Ontario Prepares an Overhaul of Pension Funding ObligationsBy
Solvency funding requirement to drop to 85% from 100%
Relief aimed mostly at firms with more retirees than workers
Ontario is easing rules for its pension funds as years of low interest rates, poor equity returns and a looming retiree glut pressure companies.
The biggest of a complex series of proposals would reduce the so-called “solvency funding” requirement of certain plans to 85 percent from 100 percent. That means companies would be in compliance if they had enough to pay 85 cents on the dollar if they were wound-up immediately.
The government announced the measures Friday morning, confirming an earlier report by Bloomberg. The changes come a year after Canada’s most populous province began a review of funding needs for pension sponsors, after having to provide temporary relief in 2009 and 2012 to offset plunging global returns. The measures are subject to consultation, will be formally proposed in legislation this fall and would take effect in 2018, according to government officials, speaking on condition of anonymity ahead of the release.
These would affect nearly 1 million people and roughly 1,150 plans, the officials said. Critically, the changes are aimed at current funding requirements and do not affect payouts for current retirees.
Balancing the changes are a tightening of other amortization requirements and a new Provision for Adverse Deviation reserve fund contribution. There will also be an increase in the maximum guaranteed payment from the province’s Pension Benefits Guarantee Fund to C$1,500 ($1,100) each month from C$1,000 for claimants who meet certain requirements; however employer contributions will also rise.
“By providing more flexibility, defined benefit pension plans will remain a vital part of our retirement income system in Ontario,” Ontario Finance Minister Charles Sousa said in a written statement Friday. The changes are aimed in part at “enabling business to grow and be more competitive,” according to the statement.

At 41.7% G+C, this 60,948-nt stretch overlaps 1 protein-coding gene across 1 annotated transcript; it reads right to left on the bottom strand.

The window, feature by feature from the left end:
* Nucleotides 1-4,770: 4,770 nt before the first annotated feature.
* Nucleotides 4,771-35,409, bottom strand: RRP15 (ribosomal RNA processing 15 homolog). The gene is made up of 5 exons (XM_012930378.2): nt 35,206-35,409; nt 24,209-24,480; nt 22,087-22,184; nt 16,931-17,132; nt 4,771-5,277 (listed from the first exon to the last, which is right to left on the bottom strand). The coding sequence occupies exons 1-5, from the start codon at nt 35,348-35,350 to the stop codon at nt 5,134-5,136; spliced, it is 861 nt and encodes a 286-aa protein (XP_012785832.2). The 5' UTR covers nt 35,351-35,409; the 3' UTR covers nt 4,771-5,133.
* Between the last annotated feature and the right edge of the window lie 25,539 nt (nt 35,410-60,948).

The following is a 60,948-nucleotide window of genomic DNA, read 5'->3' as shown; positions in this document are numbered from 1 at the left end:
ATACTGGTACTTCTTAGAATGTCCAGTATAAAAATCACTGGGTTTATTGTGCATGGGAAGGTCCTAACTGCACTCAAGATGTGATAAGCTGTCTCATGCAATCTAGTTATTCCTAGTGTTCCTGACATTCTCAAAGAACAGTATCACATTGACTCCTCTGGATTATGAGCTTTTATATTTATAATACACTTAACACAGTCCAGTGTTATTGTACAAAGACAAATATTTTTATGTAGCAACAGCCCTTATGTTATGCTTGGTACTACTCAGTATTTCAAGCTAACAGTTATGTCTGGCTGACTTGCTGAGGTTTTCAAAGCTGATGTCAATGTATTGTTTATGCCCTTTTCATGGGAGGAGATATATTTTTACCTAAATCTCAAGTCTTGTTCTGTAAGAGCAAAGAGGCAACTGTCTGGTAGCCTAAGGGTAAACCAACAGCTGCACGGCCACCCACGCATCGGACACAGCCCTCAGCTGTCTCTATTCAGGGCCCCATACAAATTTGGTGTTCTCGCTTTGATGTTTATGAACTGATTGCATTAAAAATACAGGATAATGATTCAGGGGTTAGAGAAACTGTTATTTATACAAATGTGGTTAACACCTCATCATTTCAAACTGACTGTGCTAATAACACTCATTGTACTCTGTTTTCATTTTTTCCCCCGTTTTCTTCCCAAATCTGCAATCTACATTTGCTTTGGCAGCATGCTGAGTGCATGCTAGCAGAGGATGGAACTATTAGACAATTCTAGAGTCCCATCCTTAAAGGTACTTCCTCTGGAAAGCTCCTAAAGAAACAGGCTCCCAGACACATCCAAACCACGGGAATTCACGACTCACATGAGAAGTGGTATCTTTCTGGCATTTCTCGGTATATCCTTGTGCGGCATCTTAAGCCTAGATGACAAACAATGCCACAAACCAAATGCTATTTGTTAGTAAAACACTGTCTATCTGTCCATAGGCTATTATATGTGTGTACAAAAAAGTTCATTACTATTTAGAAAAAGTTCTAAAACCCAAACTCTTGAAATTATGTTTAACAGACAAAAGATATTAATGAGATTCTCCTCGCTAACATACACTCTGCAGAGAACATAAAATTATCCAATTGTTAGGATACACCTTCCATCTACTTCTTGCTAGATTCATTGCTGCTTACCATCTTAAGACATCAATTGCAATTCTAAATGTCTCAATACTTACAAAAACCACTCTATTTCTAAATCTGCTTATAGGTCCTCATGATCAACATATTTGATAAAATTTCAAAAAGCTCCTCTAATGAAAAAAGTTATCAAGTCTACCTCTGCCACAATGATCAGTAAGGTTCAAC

- AFFECTED: Single-employer defined benefit pensions -- largely private plans such as those of universities or major retailers
- UNAFFECTED: Jointly funded defined-benefit giants like Ontario Teachers’ Pension Plan, Healthcare of Ontario Pension Plan, Ontario Public Service Employees Union; also unaffected are multi-employer defined benefit plans, such as those from trade unions, or any defined-contribution plans
- NOTE: Defined-benefit plans guarantee a certain payout monthly upon retirement, while defined-contribution plans only guarantee a certain pay-in during a worker’s career. Funding crunches led employers to move away from DB toward DC plans
- UNCHANGED: Affected funds will continue to have a five-year window to correct if solvency funding drops below mandated level (85% in new rules versus 100% currently)
- RISK: Solvency funding is an indication of health; therefore the new rules raise the possibility that pension funds could for years keep the level below 85 percent
- WHAT ELSE?: Another measure of health is "going concern" funding. Currently, companies have 15 years to ensure they reach 100 percent funding. That will be 10 years under the new rules
- IMPACT: Lower funding needs mean companies that meet current requirements could see substantial amounts of money freed up in the near term; most impacted would generally be those with a higher ratio of retirees than workers, struggling to maintain the current rules. Companies that don’t meet current solvency requirements now need to reach only 85 percent -- not 100 percent -- but will have fewer years to get there. They will also need to pay more into the reserve fund
The government will also change rules for annuities purchased by pension plans from insurance companies -- rather than retaining liability, employers will be fully discharged of obligations when they purchase annuities. It’s expected to raise demand for annuities and lead to a premium for acquiring them, the officials said.
The Ontario government is also considering establishing an agency to administer benefits for pension plans that have been wound up.
Friday’s announcement won support from the Canadian Manufacturers and Exporters industry group, which said the changes will help businesses stay competitive.
— With assistance by Scott Deveau